There is more than one puzzle here. How and when did she come to the Davenport and what exactly did she do in Spokane? More meaningfully, what was so great about her in the first place and how did she attain such a reputation?

The latter questions are hard to evaluate now because sound recording and cinema were barely being developed when she took part in them very late in her career and the quality is poor. We only have written accounts of her on stage, black and white photos, and posters.

Alphonse Mucha. "Gismonda" Lithograph 84 x 29 1/8" 1894

But the posters may begin to provide a clue. Some will recognize Sarah’s name from the dazzling depictions of her in the famous Art Nouveau posters of Alphonse Mucha. Nothing like his majestic, seven foot tall design for her role in Gismonda had been seen in Paris before. It was in fact this first poster for her that launched his unmistakable style that came to epitomize Art Nouveau, and, though her career was well established, she had finally found in him an artist capable of representing the presence she sought to evoke.

There was something unique about her stage presence, performing both female and male roles (e.g. Hamlet), she cast a spell with her timing, her clothing and movements, her elocution, her voice. One English man of letters summed it up this way.

“The secret of that astounding utterance baffles the imagination. The words boomed and crashed with a superhuman resonance which shook the spirit of the hearer like a leaf in the wind. The voix d’or has often been raved over; but in Sarah Bernhardt’s voice there was more than gold: there was thunder and lightening; there was Heaven and Hell.”  — Lytton Strache

But it was not only her acting that created the mystique of her celebrity. Hers was a cunning and eccentric flamboyance that would beat Madonna and Lady Gaga hands down. Lavish tales about her own life, traveling with exotic pets (including a crocodile), sleeping in a coffin, making no secret of her endless string of lovers that included the future King Edward VII, all added up to a fantastical public image that would make the most imaginative publicity agent turn green. Yet at the same time she operated professionally in the elite theatrical realm of classical high seriousness, moving her audiences to tears and raptures.

It took a bit of sleuthing to learn when “the divine Sarah” came to Spokane. It turns out that she came twice, the first time in 1891, 23 years before the Davenport opened, to perform her famous role as La Tosca, the play from which Puccini’s opera was derived. She came to the Auditorium theater, then billed as “the world’s largest stage.”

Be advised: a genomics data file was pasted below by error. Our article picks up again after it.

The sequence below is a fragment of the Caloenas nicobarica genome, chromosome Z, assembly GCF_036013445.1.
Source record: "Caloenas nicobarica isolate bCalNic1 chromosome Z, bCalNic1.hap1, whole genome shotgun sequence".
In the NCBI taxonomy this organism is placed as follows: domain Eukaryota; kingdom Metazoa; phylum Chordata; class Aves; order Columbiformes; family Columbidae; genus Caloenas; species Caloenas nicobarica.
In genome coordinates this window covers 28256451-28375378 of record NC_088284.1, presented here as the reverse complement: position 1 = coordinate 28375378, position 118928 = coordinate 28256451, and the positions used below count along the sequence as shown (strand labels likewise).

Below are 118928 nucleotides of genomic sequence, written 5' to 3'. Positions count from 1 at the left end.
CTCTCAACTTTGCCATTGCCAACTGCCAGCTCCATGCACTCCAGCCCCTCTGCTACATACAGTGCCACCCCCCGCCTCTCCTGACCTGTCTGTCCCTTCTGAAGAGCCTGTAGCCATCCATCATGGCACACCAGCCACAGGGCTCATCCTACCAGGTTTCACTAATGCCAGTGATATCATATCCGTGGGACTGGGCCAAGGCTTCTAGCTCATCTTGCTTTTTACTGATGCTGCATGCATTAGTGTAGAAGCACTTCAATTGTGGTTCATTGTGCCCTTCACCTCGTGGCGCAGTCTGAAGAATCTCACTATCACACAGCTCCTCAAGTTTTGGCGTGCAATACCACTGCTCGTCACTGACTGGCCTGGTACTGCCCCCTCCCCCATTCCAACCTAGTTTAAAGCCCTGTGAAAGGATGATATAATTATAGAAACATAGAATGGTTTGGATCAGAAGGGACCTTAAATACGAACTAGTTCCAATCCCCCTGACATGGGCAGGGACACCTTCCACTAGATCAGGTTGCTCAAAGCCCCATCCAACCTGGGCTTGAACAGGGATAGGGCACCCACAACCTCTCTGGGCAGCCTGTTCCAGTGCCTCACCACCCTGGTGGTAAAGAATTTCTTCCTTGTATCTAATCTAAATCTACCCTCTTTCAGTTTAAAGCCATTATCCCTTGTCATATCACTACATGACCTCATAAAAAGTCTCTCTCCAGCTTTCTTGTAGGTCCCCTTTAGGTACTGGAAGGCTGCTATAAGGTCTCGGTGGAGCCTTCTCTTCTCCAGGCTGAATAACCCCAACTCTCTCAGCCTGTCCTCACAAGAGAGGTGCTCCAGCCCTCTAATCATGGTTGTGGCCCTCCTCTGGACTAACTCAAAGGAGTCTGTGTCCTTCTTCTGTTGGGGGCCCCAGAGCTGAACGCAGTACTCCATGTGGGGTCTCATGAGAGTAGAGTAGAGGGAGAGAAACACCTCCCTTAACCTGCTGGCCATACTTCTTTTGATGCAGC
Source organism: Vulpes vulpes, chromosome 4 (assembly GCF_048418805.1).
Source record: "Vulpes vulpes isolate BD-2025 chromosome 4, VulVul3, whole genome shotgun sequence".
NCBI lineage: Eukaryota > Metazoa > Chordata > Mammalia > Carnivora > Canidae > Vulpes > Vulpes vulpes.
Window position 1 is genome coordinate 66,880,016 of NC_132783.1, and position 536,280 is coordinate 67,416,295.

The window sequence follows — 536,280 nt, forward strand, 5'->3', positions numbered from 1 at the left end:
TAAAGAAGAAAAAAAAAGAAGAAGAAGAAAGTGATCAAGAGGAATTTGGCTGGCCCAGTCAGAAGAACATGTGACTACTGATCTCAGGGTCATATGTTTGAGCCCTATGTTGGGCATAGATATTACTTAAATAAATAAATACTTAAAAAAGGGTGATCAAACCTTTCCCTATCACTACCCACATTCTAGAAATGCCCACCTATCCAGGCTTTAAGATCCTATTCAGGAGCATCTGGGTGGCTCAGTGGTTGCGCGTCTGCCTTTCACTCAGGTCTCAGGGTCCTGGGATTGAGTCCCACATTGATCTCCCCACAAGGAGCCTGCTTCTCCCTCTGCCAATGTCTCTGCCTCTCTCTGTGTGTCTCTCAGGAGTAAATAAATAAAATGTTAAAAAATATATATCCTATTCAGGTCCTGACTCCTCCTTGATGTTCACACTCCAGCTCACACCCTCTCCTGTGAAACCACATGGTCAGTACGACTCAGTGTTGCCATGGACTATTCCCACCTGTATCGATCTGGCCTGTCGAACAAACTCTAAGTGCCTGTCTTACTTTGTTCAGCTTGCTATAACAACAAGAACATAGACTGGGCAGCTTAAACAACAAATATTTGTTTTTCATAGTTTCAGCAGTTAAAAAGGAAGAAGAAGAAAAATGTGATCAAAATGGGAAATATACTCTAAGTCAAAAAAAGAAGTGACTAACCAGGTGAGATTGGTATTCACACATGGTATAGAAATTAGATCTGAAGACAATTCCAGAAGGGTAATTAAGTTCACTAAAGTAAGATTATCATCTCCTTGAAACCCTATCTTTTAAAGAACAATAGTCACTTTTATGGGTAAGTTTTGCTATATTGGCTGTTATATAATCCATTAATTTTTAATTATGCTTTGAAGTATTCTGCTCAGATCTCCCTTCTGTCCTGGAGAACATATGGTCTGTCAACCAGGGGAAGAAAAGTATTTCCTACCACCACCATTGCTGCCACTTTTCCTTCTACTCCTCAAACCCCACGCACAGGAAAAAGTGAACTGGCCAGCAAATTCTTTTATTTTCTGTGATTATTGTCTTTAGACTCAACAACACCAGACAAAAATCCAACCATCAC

Alphonse Mucha "La Tosca" Lithograph 41 x 15" 1898

A description of her appearance onstage was printed in the Spokane Review the day after the performance.

“In the first act La Tosca [played by Sarah] appeared in a clinging robe of pale sea foam green daintily brocaded, caught up over a petticoat of green and pink satin, with the short waist outlined with a belt of green satin, and sash ends of pink and green. An enormous hat of pink and green with nodding plumes of the same colors, with the white La Tosca cane, which she had once made famous, as she has the Bernhardt gloves.

“The sinuous Sara [sic] . . . has not lost the art of wreathing her clothes about her, until in the second act she stood swathed in regal embroideries of gold on gleaming satin.

“The predominance of green in all of her costumes contrasted beautifully with red gold of her hair.

“She came up the great stage with a girlish airiness that could not be mistaken. The audience knew it was she before it had been given the first faint token of her art, and was pleased at the break in the monotonous French dialogue that had been carried on the for the first ten minutes before the tragedienne could be presented to the Spokane public. Then followed what is really the most charming scene in all of this tangled web of passion, treachery, torture and death.”[ii]

The Spokane audience was not euphoric. As the record goes, There was “a feeling of disappointment that could not be hidden.” Whether it was an off-day for her, her stage manager and the theater staff didn’t communicate well enough, or that Spokanites simply were not culturally literate enough to get what the thing was all about is impossible to ascertain. She was on her private train the following day, next stop Butte, Montana. [iii]

Miss Bernhardt’s second visit to Spokane was in 1918, the last of her nine American tours. A recounting of her time here remains to be uncovered. She was 74 years old, still performing, even though she had lost a leg. That she really did stay at the Davenport Hotel, which opened four years prior, is recorded in the book, The Life of a Chef, written by the hotel’s most famous chef, Edward Mathieu.